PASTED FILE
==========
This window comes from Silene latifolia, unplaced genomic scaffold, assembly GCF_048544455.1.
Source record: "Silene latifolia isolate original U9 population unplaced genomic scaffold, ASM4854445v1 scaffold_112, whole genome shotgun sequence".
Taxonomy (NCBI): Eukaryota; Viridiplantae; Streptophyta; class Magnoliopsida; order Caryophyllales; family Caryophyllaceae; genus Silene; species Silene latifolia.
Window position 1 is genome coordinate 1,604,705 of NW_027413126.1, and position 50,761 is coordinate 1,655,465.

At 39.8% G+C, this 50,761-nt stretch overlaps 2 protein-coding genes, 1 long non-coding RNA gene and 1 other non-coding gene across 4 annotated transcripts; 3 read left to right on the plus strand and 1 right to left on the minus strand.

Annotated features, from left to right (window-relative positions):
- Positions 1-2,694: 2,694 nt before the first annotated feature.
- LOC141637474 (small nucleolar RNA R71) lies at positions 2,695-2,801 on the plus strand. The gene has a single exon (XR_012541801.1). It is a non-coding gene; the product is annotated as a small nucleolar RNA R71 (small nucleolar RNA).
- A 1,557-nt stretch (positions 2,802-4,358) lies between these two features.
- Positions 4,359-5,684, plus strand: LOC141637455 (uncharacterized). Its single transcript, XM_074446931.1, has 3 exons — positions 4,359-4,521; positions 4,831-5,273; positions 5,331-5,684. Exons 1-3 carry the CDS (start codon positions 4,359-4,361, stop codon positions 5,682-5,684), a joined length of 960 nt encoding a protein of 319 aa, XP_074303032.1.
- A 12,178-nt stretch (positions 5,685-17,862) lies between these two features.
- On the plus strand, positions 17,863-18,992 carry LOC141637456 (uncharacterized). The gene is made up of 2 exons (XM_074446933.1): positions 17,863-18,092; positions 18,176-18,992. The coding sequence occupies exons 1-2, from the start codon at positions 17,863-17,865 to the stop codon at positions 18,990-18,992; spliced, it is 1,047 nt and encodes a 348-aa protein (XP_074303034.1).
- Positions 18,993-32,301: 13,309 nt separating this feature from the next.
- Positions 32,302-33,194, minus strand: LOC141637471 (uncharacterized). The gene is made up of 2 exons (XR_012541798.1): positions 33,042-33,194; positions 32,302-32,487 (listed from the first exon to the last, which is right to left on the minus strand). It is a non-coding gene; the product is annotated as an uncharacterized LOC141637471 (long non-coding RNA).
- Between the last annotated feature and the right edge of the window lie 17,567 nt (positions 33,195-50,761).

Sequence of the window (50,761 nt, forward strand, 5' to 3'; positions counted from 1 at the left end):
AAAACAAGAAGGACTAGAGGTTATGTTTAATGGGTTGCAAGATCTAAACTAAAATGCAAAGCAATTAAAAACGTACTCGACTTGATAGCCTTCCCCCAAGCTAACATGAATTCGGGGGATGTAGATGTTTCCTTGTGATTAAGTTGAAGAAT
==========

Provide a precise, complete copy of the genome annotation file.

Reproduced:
This window comes from Silene latifolia, unplaced genomic scaffold, assembly GCF_048544455.1.
Source record: "Silene latifolia isolate original U9 population unplaced genomic scaffold, ASM4854445v1 scaffold_112, whole genome shotgun sequence".
Taxonomy (NCBI): Eukaryota; Viridiplantae; Streptophyta; class Magnoliopsida; order Caryophyllales; family Caryophyllaceae; genus Silene; species Silene latifolia.
Window position 1 is genome coordinate 1,604,705 of NW_027413126.1, and position 50,761 is coordinate 1,655,465.

At 39.8% G+C, this 50,761-nt stretch overlaps 2 protein-coding genes, 1 long non-coding RNA gene and 1 other non-coding gene across 4 annotated transcripts; 3 read left to right on the plus strand and 1 right to left on the minus strand.

Annotated features, from left to right (window-relative positions):
- Positions 1-2,694: 2,694 nt before the first annotated feature.
- LOC141637474 (small nucleolar RNA R71) lies at positions 2,695-2,801 on the plus strand. The gene has a single exon (XR_012541801.1). It is a non-coding gene; the product is annotated as a small nucleolar RNA R71 (small nucleolar RNA).
- A 1,557-nt stretch (positions 2,802-4,358) lies between these two features.
- Positions 4,359-5,684, plus strand: LOC141637455 (uncharacterized). Its single transcript, XM_074446931.1, has 3 exons — positions 4,359-4,521; positions 4,831-5,273; positions 5,331-5,684. Exons 1-3 carry the CDS (start codon positions 4,359-4,361, stop codon positions 5,682-5,684), a joined length of 960 nt encoding a protein of 319 aa, XP_074303032.1.
- A 12,178-nt stretch (positions 5,685-17,862) lies between these two features.
- On the plus strand, positions 17,863-18,992 carry LOC141637456 (uncharacterized). The gene is made up of 2 exons (XM_074446933.1): positions 17,863-18,092; positions 18,176-18,992. The coding sequence occupies exons 1-2, from the start codon at positions 17,863-17,865 to the stop codon at positions 18,990-18,992; spliced, it is 1,047 nt and encodes a 348-aa protein (XP_074303034.1).
- Positions 18,993-32,301: 13,309 nt separating this feature from the next.
- Positions 32,302-33,194, minus strand: LOC141637471 (uncharacterized). The gene is made up of 2 exons (XR_012541798.1): positions 33,042-33,194; positions 32,302-32,487 (listed from the first exon to the last, which is right to left on the minus strand). It is a non-coding gene; the product is annotated as an uncharacterized LOC141637471 (long non-coding RNA).
- Between the last annotated feature and the right edge of the window lie 17,567 nt (positions 33,195-50,761).

Sequence of the window (50,761 nt, forward strand, 5' to 3'; positions counted from 1 at the left end):
AAAACAAGAAGGACTAGAGGTTATGTTTAATGGGTTGCAAGATCTAAACTAAAATGCAAAGCAATTAAAAACGTACTCGACTTGATAGCCTTCCCCCAAGCTAACATGAATTCGGGGGATGTAGATGTTTCCTTGTGATTAAGTTGAAGAAT